Ah, Montevideo, Uruguay! The unknown, the ignored, the unsung! I was so excited about it, I even wrote it in all my CouchSurfing requests: “we’re excited because Montevideo isn’t a common tourist destination for Europeans“. That is quite true, but it’s such a shame! The clean, modern, forward-thinking and fin-de-siècle beauty of this small capital will definitely mesmerise you; and maybe push you to stay longer than you originally planned.
One week is too much in Montevideo, Uruguay?
And yet the volubile lady at the tourist office seemed surprised when we said we would stay one week. “You don’t think that’s enough?”, I inquired. “I think that’s too much”, was her answer.
But we had decided to enjoy our time here with late starts and calm days, after almost 2 weeks of intensive hopping-around. Such quiet periods are necessary on a long trip, to avoid exhaustion. Whatever the tourist office might say!
Montevideo, Uruguay: a beautiful and relaxed city
Let’s be frank: Montevideo (or ‘MVD’ if you’re writing a text message) is Uruguay – more than ⅓ of the country’s population lives here. The city has a typical new-world design of parallel streets sort of built from the port inward, with lots of beautiful baroque and art deco buildings in the centre.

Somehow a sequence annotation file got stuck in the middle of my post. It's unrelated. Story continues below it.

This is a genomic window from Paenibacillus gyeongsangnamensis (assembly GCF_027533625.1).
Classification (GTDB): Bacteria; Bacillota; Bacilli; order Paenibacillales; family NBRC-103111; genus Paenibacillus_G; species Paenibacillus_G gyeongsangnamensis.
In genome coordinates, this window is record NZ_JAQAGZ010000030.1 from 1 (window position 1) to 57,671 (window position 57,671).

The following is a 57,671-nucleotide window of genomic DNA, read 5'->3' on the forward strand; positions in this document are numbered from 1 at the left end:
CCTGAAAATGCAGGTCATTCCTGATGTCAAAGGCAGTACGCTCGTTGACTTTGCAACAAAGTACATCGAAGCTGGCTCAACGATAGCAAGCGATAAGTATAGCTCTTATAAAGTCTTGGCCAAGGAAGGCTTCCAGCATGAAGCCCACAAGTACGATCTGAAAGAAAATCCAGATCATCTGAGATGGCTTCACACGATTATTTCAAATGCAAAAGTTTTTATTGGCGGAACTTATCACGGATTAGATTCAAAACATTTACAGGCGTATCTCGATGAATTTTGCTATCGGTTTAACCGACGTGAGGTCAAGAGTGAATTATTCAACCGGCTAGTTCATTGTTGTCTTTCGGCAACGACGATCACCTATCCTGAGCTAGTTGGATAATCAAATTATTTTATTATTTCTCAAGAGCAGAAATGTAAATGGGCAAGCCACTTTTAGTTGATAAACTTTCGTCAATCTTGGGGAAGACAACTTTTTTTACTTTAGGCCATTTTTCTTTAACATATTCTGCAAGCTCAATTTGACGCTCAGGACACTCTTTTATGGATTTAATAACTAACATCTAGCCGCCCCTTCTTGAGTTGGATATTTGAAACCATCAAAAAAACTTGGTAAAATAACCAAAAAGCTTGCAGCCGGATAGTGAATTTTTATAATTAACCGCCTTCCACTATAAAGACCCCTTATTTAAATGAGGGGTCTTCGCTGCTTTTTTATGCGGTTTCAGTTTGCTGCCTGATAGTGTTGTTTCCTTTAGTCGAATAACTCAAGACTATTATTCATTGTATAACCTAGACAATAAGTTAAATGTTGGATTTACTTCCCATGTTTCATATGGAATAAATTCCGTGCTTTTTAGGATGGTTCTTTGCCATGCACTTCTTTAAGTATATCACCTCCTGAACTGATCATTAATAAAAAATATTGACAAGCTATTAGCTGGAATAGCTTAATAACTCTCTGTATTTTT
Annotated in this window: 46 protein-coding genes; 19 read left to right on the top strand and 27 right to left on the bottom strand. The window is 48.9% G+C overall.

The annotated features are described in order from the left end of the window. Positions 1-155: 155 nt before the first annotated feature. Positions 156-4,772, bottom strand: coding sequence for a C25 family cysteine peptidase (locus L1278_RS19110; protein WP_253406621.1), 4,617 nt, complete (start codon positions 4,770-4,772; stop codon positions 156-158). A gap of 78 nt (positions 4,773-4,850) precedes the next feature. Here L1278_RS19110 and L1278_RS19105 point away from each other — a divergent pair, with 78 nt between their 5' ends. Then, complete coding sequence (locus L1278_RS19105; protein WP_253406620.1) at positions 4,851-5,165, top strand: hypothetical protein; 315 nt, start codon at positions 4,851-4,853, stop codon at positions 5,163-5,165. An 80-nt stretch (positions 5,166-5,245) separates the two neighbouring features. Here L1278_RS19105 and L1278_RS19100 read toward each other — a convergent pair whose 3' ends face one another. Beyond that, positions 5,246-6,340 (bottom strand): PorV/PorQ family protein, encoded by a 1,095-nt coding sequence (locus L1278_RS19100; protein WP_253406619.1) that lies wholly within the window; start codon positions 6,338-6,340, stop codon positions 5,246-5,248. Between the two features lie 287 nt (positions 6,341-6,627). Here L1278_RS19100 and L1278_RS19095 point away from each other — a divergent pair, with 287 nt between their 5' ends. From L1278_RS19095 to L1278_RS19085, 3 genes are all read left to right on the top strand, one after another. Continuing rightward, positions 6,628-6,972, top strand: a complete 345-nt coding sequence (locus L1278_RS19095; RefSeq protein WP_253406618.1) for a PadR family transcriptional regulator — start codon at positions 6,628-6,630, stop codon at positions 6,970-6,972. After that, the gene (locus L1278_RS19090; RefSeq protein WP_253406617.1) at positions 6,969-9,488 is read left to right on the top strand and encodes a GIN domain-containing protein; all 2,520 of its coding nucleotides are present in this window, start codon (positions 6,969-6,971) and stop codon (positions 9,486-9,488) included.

The surrounding by the Río de la Plata, which is here as wide as a sea, gives it a special charm. Unfortunately the riverfront is reduced to a few kilometres of poor rambla with high traffic. The big Parque Rodó with its lake allows an enjoyable breath in a city that doesn’t seem otherwise particularly stressful.
The reasons why Montevideo in Uruguay is such an awesome place
A report on quality of life has consistently rated Montevideo first in Latin America since 2005.
- It’s the gay-friendliest city in South America;
- abortion and marijuana consumption have been legalised a few years ago;
- the unemployment rate is comparatively low and,
- there’s scarcely any violence or theft on the streets, as we happily felt during all our stay.
What to take part in: candombe
Moreover, there seems to be a lot happening with many theatre houses, museums and galleries. We were lucky enough to see a (free!) tango festival organised by the city council; and Candombe aka street drums flash-mob (+10 coolness points for the trendy word) happening every weekend.
Attending a CouchSurfing night out also confirmed what our hosts told us; Montevideo is small, when you get to know someone, you are bound to meet them again within a few days.
And you, have you been to Montevideo, Uruguay? What struck you most about that city? SHARE WITH US IN THE COMMENTS!
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